Weekly round-up: Markets at crossroads following ECB’s rate-cut hint

Weekly Round-up - Markets at Crossroads Following ECB’s Rate-Cut Hint
Weekly Round-up - Markets at Crossroads Following ECB’s Rate-Cut Hint Copyright Frank Franklin II/Copyright 2024 The AP. All rights reserved.
Copyright Frank Franklin II/Copyright 2024 The AP. All rights reserved.
By Tina Teng
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The European stock markets will likely end the week in the red for the second straight week due to surging bond yields, despite the European Central Bank’s hint for a June rate cut.


The European stock markets are heading for a negative close for the second consecutive week, as global government bond yields surged further after the US reported hotter-than-expected inflation data. The EU 10-year government bonds yield rose to a one-month high of 2.46%, and its US counterpart, the US 10-year Treasury yield hit 4.58%, the highest since November 2023. The yield on a government bond represents the interest rate at which the government borrows funds, typically reflecting market expectations regarding the central bank's rate trajectory. Consequently, elevated yields often exert downward pressure on equity valuations, particularly for assets sensitive to interest rate movements.


The Stoxx Europe 600 Index fell 1.07%, the DAX slid 2.25%, and the FTSE 100 is down 0.17% over the past five trading days. Nine out of ten sectors in the Stoxx are experiencing losses, with real estate leading the decline, down by 2.36%, as the sector is the most sensitive to an increase in bond yields. Meanwhile, energy is the sole sector in positive territory, showing a gain of 1.91%, with Shell leading the gains with a rise of 4%, followed by BP, which added 1.64%.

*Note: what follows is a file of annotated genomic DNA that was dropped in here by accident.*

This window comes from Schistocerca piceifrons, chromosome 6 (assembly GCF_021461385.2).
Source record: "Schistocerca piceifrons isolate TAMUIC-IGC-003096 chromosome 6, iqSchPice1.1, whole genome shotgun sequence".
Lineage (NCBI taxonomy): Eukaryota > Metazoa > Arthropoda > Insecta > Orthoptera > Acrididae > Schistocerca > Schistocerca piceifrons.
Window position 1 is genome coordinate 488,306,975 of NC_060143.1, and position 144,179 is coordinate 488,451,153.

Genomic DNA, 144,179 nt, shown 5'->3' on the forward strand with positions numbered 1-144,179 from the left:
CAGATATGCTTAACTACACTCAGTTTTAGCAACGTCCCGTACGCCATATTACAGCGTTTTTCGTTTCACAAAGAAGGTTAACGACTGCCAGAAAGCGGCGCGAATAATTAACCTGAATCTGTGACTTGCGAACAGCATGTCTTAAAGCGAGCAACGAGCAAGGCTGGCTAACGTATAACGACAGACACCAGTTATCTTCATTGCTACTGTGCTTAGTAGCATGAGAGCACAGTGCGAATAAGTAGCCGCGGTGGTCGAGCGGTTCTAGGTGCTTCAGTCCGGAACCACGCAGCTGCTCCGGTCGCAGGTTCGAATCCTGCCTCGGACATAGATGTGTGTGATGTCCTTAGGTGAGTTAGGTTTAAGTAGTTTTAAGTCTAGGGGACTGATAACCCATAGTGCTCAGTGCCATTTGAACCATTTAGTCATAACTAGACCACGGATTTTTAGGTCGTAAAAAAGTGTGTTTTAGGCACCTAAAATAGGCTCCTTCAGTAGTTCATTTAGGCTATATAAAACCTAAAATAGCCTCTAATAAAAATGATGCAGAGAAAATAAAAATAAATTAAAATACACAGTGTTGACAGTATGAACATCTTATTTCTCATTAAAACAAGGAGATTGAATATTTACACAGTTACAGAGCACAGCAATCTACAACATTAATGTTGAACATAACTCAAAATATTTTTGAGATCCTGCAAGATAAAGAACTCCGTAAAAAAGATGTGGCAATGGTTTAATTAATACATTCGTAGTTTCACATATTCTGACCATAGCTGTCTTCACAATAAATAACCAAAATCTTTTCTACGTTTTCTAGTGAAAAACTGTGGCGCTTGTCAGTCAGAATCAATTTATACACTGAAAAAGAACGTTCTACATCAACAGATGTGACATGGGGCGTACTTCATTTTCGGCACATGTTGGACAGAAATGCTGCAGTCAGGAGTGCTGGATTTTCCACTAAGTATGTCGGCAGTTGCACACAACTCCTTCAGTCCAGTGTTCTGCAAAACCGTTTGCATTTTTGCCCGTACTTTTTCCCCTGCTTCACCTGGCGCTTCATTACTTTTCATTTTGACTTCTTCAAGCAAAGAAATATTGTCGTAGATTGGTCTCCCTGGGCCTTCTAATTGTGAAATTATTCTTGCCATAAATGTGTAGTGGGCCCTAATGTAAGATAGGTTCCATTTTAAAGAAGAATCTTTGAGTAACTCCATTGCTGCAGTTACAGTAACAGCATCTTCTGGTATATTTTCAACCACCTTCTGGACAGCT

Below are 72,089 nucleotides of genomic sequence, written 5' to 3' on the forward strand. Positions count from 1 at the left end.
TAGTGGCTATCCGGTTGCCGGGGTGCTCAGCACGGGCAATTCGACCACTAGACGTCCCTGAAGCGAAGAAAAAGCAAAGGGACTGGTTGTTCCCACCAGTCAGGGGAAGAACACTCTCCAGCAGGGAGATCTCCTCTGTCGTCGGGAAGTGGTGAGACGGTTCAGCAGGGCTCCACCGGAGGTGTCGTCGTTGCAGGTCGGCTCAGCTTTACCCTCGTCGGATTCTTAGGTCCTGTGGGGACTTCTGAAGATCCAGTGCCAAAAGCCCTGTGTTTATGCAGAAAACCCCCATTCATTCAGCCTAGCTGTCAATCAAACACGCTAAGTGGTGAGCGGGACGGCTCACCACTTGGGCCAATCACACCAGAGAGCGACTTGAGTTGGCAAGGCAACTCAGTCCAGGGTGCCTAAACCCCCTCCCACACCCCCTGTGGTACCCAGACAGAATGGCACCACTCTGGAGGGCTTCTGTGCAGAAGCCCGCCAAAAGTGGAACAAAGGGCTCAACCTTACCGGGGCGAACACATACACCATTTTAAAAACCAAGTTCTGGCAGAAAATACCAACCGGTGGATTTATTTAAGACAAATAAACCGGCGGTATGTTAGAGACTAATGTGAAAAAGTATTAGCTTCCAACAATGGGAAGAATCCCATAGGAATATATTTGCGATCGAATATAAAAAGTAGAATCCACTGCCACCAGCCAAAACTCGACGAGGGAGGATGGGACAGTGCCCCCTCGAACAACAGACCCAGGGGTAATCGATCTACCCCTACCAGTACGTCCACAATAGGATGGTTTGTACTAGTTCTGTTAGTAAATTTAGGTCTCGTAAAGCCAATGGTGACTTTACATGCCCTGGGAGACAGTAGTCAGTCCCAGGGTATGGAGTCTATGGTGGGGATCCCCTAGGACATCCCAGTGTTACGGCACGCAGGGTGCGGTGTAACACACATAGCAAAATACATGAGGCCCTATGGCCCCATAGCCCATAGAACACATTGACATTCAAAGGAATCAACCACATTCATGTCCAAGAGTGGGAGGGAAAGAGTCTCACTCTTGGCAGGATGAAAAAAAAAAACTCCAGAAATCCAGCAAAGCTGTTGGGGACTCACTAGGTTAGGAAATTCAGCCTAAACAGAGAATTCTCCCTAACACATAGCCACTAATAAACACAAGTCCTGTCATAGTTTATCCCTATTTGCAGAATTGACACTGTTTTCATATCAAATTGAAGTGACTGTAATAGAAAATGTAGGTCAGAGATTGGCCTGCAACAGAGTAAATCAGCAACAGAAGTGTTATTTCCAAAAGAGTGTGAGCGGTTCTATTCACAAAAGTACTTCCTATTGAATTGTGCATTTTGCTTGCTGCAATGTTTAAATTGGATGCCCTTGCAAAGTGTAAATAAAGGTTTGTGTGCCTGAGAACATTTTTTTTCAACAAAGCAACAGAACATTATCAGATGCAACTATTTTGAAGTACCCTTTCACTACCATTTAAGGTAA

In the FTSE 100, seven out of ten sectors are situated in negative territory over the past five trading days, with utility stocks leading the losses, down by 3.23%. Energy and materials are the two sectors counterbalancing the sell-off, both experiencing gains of 3.24% and 3.73%, respectively. The escalation in commodity prices has bolstered mining stocks, with Rio Tinto witnessing a rise of 3%, Anglo-American increasing by 3.69%, and Glencore up by 0.84%. AstraZeneca's shares have surged by 3.8% following the announcement of a dividend increase, which has buoyed the healthcare sector.

Notably, banking stocks lost momentum after the ECB signalled a possible rate cut in June on Thursday as lower rates tend to impact lenders’ net interest income. Europe's biggest bank, HSBC, fell 1.38% on Thursday, though its shares are still on a positive note for the week. The banking sector is down 2.19% in the last five trading days. UBS is among the biggest laggards, down 7.4% following some negative news this week. The bank is in discussions to sell its stake in Credit Suisse Securities (China) to the Beijing government fund. Additionally, there are indications that the Swiss government may increase the capital requirement to avoid a repeat of Credit Suisse's collapse.

The banking stocks will be closely watched on Friday as the largest bank in the US, JP Morgan Chase, is scheduled to report its first-quarter earnings, which will likely influence market sentiment within this sector.

Wall Street

The US March headline Consumer Price Index (CPI) was reported at 3.5%, surpassing expectations of 3.4%, and exceeding the previous month's figure of 3.2%. Additionally, its core CPI surged to an 11-month high of 4.8%. This data dashed hopes for potential rate cuts, leading markets to anticipate a rate cut by the Federal Reserve in September rather than in June.

Wall Street saw a swift rebound in its technology sector on Thursday after a sharp retreat following the hotter-than-expected inflation data in the previous session. On a five-day performance, three major benchmark indices are a mixed bag, with the tech-heavy index, the Nasdaq Composite, up 1.68%, the S&P 500 increasing by 1.01%, and the Dow Jones Industrial Index slightly lower by 0.1%.

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